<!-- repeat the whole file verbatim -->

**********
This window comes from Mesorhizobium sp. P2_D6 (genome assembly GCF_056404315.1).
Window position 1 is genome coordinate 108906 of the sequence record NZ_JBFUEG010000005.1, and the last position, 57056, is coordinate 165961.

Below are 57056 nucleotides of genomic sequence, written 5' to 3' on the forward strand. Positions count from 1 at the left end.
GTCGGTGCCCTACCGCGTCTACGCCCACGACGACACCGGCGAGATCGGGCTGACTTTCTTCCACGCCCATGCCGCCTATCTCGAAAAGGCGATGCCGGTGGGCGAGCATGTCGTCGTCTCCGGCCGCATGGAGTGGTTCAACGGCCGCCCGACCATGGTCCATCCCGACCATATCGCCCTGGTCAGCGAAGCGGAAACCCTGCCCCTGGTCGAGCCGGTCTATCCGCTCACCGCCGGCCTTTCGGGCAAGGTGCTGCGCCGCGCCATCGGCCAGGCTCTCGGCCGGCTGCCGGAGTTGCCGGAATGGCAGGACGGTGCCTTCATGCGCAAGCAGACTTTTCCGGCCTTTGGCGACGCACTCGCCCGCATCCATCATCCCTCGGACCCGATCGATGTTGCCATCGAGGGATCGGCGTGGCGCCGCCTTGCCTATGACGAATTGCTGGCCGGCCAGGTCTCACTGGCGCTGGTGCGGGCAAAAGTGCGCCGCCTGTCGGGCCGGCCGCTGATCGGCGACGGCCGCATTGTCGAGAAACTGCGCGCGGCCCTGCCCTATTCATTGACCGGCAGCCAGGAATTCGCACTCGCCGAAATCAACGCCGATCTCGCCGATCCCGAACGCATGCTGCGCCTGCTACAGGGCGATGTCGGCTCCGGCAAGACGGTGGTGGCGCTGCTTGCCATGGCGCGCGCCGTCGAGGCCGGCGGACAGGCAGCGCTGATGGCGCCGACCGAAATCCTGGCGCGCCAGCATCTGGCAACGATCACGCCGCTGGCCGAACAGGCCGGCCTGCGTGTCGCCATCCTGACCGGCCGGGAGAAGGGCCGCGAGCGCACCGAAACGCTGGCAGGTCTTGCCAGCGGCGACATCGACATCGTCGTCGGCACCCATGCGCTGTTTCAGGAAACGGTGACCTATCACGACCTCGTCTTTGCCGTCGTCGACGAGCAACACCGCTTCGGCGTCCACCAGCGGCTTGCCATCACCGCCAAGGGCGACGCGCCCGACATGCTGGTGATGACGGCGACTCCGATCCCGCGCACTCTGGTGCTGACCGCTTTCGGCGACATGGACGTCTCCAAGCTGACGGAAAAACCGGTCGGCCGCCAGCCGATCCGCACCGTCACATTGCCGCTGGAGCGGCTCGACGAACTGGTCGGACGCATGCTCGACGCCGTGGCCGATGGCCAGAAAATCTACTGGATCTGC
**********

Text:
This window comes from Mesorhizobium sp. P2_D6 (genome assembly GCF_056404315.1).
Window position 1 is genome coordinate 108906 of the sequence record NZ_JBFUEG010000005.1, and the last position, 57056, is coordinate 165961.

Below are 57056 nucleotides of genomic sequence, written 5' to 3' on the forward strand. Positions count from 1 at the left end.
GTCGGTGCCCTACCGCGTCTACGCCCACGACGACACCGGCGAGATCGGGCTGACTTTCTTCCACGCCCATGCCGCCTATCTCGAAAAGGCGATGCCGGTGGGCGAGCATGTCGTCGTCTCCGGCCGCATGGAGTGGTTCAACGGCCGCCCGACCATGGTCCATCCCGACCATATCGCCCTGGTCAGCGAAGCGGAAACCCTGCCCCTGGTCGAGCCGGTCTATCCGCTCACCGCCGGCCTTTCGGGCAAGGTGCTGCGCCGCGCCATCGGCCAGGCTCTCGGCCGGCTGCCGGAGTTGCCGGAATGGCAGGACGGTGCCTTCATGCGCAAGCAGACTTTTCCGGCCTTTGGCGACGCACTCGCCCGCATCCATCATCCCTCGGACCCGATCGATGTTGCCATCGAGGGATCGGCGTGGCGCCGCCTTGCCTATGACGAATTGCTGGCCGGCCAGGTCTCACTGGCGCTGGTGCGGGCAAAAGTGCGCCGCCTGTCGGGCCGGCCGCTGATCGGCGACGGCCGCATTGTCGAGAAACTGCGCGCGGCCCTGCCCTATTCATTGACCGGCAGCCAGGAATTCGCACTCGCCGAAATCAACGCCGATCTCGCCGATCCCGAACGCATGCTGCGCCTGCTACAGGGCGATGTCGGCTCCGGCAAGACGGTGGTGGCGCTGCTTGCCATGGCGCGCGCCGTCGAGGCCGGCGGACAGGCAGCGCTGATGGCGCCGACCGAAATCCTGGCGCGCCAGCATCTGGCAACGATCACGCCGCTGGCCGAACAGGCCGGCCTGCGTGTCGCCATCCTGACCGGCCGGGAGAAGGGCCGCGAGCGCACCGAAACGCTGGCAGGTCTTGCCAGCGGCGACATCGACATCGTCGTCGGCACCCATGCGCTGTTTCAGGAAACGGTGACCTATCACGACCTCGTCTTTGCCGTCGTCGACGAGCAACACCGCTTCGGCGTCCACCAGCGGCTTGCCATCACCGCCAAGGGCGACGCGCCCGACATGCTGGTGATGACGGCGACTCCGATCCCGCGCACTCTGGTGCTGACCGCTTTCGGCGACATGGACGTCTCCAAGCTGACGGAAAAACCGGTCGGCCGCCAGCCGATCCGCACCGTCACATTGCCGCTGGAGCGGCTCGACGAACTGGTCGGACGCATGCTCGACGCCGTGGCCGATGGCCAGAAAATCTACTGGATCTGC